Regeneron Reports Positive Data with Antibody Cocktail Used to Prevent COVID-19
By Rick Pezzullo—
Tarrytown-based Regeneron Pharmaceuticals, Inc. announced positive initial results from an ongoing Phase 3 clinical trial evaluating REGEN-COV™, an antibody cocktail used as a passive vaccine for the prevention of COVID-19 in people at high risk of infection due to household exposure to a COVID-19 patient.
The trial is being run jointly with the National Institute of Allergy and Infectious Diseases (NIAID), part of the National Institutes of Health (NIH).
“These data using REGEN-COV as a passive vaccine suggest that it may both reduce transmission of the virus as well as reduce viral and disease burden in those who still get infected,” said George D. Yancopoulos, M.D., Ph.D., President and Chief Scientific Officer at Regeneron. “Even with the emerging availability of active vaccines, we continue to see hundreds of thousands of people infected daily, actively spreading the virus to their close contacts.”
“The REGEN-COV antibody cocktail may be able to help break this chain by providing immediate passive immunity to those at high risk of infection, in contrast to active vaccines which take weeks to provide protection,” he added. “There are also many individuals who unfortunately may be immunocompromised and not respond well to an active vaccine or are otherwise unable to be vaccinated, and REGEN-COV has the potential to be an important option for these individuals. Overall, the REGEN-COV development program has demonstrated definitive anti-viral activity and the collective data strongly suggest it can be effective both as a therapeutic and as a passive vaccine.”
An exploratory analysis was conducted on the first approximately 400 evaluable individuals enrolled in the trial, who were randomized to receive passive vaccination with REGEN-COV (1,200 mg via subcutaneous injections) or placebo. Fewer total symptomatic weeks (18 weeks placebo vs. 0 weeks REGEN-COV).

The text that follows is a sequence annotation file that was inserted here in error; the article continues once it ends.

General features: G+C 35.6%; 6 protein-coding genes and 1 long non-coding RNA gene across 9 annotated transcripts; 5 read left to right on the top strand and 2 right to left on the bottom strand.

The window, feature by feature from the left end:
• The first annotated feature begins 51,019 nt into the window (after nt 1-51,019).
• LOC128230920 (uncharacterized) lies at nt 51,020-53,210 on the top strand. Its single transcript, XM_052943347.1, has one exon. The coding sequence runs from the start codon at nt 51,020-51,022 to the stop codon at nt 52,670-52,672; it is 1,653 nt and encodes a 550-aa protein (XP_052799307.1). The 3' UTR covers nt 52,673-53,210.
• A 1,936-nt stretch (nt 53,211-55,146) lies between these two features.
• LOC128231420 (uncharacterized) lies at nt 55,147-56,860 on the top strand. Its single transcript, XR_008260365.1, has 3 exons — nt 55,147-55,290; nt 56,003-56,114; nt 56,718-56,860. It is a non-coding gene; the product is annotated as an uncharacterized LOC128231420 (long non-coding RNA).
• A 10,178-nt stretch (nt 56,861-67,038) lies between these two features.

In the safety assessment, adverse events occurred more frequently in participants on placebo (18% placebo vs. 12% REGEN-COV); this difference was driven by the increased rate of SARS-CoV-2 infections in the placebo group. In the placebo group, there was one death and one COVID-19-related hospitalization; there were no deaths or COVID-19 hospitalizations in the treatment group. Injection site reactions occurred at a rate of approximately 2% in both treatment and placebo groups.
“In this prevention trial, REGEN-COV was given as injections rather than an infusion, which makes administration much more convenient and efficient for patients and overburdened healthcare providers and facilities,” said David Weinreich, M.D., Executive Vice President and Head of Global Clinical Development at Regeneron. “It’s notable that the few infections that did occur after receiving REGEN-COV were all asymptomatic, and associated with markedly lower viral load and duration of viral shedding, potentially further reducing transmission. We look forward to seeing the full dataset early next quarter and will discuss the current results with regulatory authorities, including the potential to expand the Emergency Use Authorization.”